The Dow Jones teetered on Tuesday after the index's sixth-biggest stock reported earnings that stoked fears of a "K-shaped recovery."
The Dow Jones Industrial Average (DJIA) drifted lower on Tuesday as a critical day for corporate earnings converged with concerns about the health of the U.S. economy.
Stocks opened lower across the board. As of 9:36 am ET, the Dow had lost 93.99 points or 0.35% to fall to 26,490.78.
The S&P 500 dipped 0.18% to 3,233.57, and the Nasdaq dropped 0.39% to 10,494.99 to round out a disappointing day on Wall Street.
A slew of Dow 30 stocks reported earnings before the bell on Tuesday. Pharma giant Pfizer beat estimates and raised its revenue outlook. Industrial conglomerate 3M grew its quarterly profit despite a 12% drop in revenue. Raytheon rode a “good performance” in its defense segment to an earnings beat too.
The most closely-watched results came from restaurant titan McDonald’s. And they could bode ill for the health of the services sector recovery.
McDonald’s posted its largest miss in more than 30 years, earning an adjusted 66 cents per share vs. 74 cents expected. Revenue ($3.77 billion) slightly exceeded estimates ($3.68 billion), though this still constituted a 30% plunge.
For hulking chains like McDonald’s, an economic crisis like the one we’re weathering is disruptive. It’s going to accelerate closures of underperforming locations – the company estimates it will permanently close around 200 stores in 2020 – but U.S. sales had begun to stabilize by June.
For the locally-owned mom-and-pop restaurants that chains like McDonald’s compete against, it’s an extinction-level event. Margins in the restaurant industry are notoriously thin during the best of times. Few small businesses are equipped to survive a once-in-a-century catastrophe.
According to Yelp data, 60% of restaurants that shut down during the pandemic will never reopen.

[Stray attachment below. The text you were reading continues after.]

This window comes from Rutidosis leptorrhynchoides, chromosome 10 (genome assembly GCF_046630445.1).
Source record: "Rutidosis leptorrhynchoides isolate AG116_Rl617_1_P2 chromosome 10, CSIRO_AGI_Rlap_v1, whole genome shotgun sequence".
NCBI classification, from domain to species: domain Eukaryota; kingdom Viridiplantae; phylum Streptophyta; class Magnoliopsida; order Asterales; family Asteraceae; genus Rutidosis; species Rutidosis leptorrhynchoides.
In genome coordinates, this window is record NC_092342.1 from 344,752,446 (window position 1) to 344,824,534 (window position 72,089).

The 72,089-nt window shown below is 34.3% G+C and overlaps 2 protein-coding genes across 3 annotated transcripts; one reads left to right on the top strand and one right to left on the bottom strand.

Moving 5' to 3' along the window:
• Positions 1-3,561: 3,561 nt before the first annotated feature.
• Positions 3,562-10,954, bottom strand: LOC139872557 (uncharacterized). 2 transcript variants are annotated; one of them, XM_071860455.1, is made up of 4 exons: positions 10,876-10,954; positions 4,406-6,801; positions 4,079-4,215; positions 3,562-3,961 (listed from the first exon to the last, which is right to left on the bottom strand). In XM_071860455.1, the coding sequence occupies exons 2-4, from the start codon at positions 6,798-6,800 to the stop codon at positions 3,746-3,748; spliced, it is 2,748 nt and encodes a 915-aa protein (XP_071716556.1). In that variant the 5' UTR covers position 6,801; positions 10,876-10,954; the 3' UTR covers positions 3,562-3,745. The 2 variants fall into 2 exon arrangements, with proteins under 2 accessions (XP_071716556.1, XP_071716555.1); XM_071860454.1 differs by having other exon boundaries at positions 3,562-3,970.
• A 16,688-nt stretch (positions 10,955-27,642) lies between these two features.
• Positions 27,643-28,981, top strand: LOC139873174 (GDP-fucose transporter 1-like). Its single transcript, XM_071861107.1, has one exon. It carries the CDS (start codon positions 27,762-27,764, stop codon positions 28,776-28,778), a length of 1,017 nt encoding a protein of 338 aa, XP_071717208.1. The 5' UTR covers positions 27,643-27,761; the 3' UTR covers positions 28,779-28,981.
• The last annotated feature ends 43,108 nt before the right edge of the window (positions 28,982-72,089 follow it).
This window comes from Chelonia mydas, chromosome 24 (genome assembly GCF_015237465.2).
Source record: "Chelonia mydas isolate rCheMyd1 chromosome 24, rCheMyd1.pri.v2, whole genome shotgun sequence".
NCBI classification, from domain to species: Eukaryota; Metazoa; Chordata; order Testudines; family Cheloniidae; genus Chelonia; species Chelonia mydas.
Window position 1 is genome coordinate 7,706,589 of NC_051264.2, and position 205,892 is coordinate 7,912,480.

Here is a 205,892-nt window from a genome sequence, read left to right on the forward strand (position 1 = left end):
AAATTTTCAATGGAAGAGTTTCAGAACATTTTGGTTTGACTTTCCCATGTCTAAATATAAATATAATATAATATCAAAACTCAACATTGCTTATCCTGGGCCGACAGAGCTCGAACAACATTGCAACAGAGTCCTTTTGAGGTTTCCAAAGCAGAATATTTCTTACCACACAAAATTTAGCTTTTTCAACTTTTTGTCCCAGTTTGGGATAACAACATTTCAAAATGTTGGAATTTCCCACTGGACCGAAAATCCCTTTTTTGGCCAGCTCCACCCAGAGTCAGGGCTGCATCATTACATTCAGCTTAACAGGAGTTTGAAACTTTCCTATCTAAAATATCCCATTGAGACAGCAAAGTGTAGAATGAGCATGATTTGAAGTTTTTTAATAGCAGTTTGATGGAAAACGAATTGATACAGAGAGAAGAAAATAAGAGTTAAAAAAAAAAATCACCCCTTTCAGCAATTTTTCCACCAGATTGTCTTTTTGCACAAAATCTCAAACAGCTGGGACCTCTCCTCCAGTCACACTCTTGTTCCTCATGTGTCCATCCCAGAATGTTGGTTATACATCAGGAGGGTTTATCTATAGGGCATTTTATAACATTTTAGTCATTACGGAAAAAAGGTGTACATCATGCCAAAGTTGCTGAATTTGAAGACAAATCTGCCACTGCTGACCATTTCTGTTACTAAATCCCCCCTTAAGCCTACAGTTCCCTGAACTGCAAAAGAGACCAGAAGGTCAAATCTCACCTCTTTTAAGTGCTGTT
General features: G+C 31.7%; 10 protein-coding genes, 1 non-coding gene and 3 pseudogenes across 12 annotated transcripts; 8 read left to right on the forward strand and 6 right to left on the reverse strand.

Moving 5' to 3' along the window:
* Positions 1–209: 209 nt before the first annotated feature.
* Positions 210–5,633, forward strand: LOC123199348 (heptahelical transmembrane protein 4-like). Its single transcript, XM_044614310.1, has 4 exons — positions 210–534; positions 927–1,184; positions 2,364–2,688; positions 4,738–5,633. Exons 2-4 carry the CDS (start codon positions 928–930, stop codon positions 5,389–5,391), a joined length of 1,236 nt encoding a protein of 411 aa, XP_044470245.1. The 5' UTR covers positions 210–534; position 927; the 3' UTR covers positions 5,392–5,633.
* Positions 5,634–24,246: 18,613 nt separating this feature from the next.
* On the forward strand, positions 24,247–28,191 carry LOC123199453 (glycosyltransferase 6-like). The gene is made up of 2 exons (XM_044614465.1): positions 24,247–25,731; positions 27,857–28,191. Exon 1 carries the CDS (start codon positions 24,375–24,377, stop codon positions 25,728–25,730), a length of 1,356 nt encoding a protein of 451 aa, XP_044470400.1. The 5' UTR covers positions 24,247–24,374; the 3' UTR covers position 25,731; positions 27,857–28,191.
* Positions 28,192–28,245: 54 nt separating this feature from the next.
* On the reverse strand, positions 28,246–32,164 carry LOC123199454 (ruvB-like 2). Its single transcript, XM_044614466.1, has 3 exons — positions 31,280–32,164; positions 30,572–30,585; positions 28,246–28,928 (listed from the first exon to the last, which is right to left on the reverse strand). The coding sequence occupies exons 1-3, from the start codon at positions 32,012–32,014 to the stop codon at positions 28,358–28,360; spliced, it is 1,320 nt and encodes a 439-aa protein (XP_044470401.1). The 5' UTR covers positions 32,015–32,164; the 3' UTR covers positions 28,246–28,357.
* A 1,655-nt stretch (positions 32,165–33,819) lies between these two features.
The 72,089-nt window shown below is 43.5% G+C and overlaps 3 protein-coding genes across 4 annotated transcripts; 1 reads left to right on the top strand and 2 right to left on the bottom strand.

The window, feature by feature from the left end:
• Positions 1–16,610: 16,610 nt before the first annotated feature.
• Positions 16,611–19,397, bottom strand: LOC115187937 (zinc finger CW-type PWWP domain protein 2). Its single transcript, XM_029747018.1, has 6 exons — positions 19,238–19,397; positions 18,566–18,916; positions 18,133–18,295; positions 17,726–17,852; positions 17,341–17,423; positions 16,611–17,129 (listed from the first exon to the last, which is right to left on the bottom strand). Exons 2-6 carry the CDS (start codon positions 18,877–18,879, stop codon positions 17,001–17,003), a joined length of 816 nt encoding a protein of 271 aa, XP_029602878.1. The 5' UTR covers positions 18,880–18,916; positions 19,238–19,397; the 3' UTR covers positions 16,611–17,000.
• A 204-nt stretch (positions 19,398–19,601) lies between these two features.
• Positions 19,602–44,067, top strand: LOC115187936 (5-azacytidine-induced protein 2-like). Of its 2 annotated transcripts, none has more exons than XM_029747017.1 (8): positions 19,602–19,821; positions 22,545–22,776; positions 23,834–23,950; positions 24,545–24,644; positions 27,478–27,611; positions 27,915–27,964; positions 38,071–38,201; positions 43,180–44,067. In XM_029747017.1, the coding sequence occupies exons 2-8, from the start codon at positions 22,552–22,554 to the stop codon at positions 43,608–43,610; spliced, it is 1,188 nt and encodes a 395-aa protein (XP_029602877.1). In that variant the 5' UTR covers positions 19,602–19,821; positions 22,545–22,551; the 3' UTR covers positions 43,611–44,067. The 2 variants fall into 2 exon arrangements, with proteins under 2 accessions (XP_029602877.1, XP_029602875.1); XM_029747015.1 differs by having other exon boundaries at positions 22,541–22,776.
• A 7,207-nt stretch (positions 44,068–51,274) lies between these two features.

That’s all the more alarming considering that these closures came despite the federal government pumping trillions of dollars in stimulus into the economy.
Some of this went directly to small businesses through the Paycheck Protection Program (PPP). The bulk of it fueled economic activity indirectly.
Stimulus checks and federal unemployment benefits kept U.S. households solvent even as the national jobless rate spiked to Great Depression-era levels. And while financial uncertainty caused the savings rate to spike, much of this cash made its way back into the economy.
Without this stimulus, it’s highly unlikely personal spending would have recovered as aggressively as it has. During June, retail sales actually rose 1.1% from the same month a year ago. Restaurant spending surged 20% from May.
Two threats have begun to converge that could make this recovery short-lived.
The first is that the continued spread of the virus in the United States has prompted state and local governments to begin reimposing lockdown restrictions. Even in regions that haven’t gone back into lockdown, some corporations – like McDonald’s – have halted reopening plans.
The second is that the $600 weekly federal unemployment benefit – which is set to expire at the end of July – will almost certainly shrink when Congress passes its next stimulus package.
This federal benefit currently accounts for roughly 15% of overall U.S. wages.
Reducing it will take a toll on discretionary spending, putting the pinch on the services sector businesses that have already struggled so much during the pandemic. Large companies will lay off lower-income employees; small businesses may shutter entirely.
It’s not hard to envision how this could spiral into a vicious cycle.
This shaky state of affairs encapsulates why some analysts believe the U.S. economy is making a “K-shaped recovery.”
For Americans at the top, it feels like a V. They likely haven’t suffered any income disruption because they’re working from home. And between rising home prices and a rapidly-recovery stock market, their assets are worth more than ever.
It’s not so rosy for the bottom half of the income ladder.
This disconnect may explain why investors continue to bid up equity prices greedily despite gloomy earnings forecasts. The half of Americans who own stocks aren’t feeling the economic pain that’s all too apparent to those who don’t.
Ed Yardeni, the president of Yardeni Research, told CNBC that if stock market bulls aren’t delusional yet, they’re on the brink:
I don’t know that they’re delusional yet, but if this market just keeps going higher I’ll have to conclude that’s exactly what’s happening…
Prices have gone up at the same time that earnings expectations have gone down. They’ve only recently started to level out. So I think the market needs consolidate, it needs to give some time for the fundamentals to show that the recovery is still there.
If he’s right, the Dow could be primed for a wake-up call.
Last modified: September 23, 2020 2:09 PM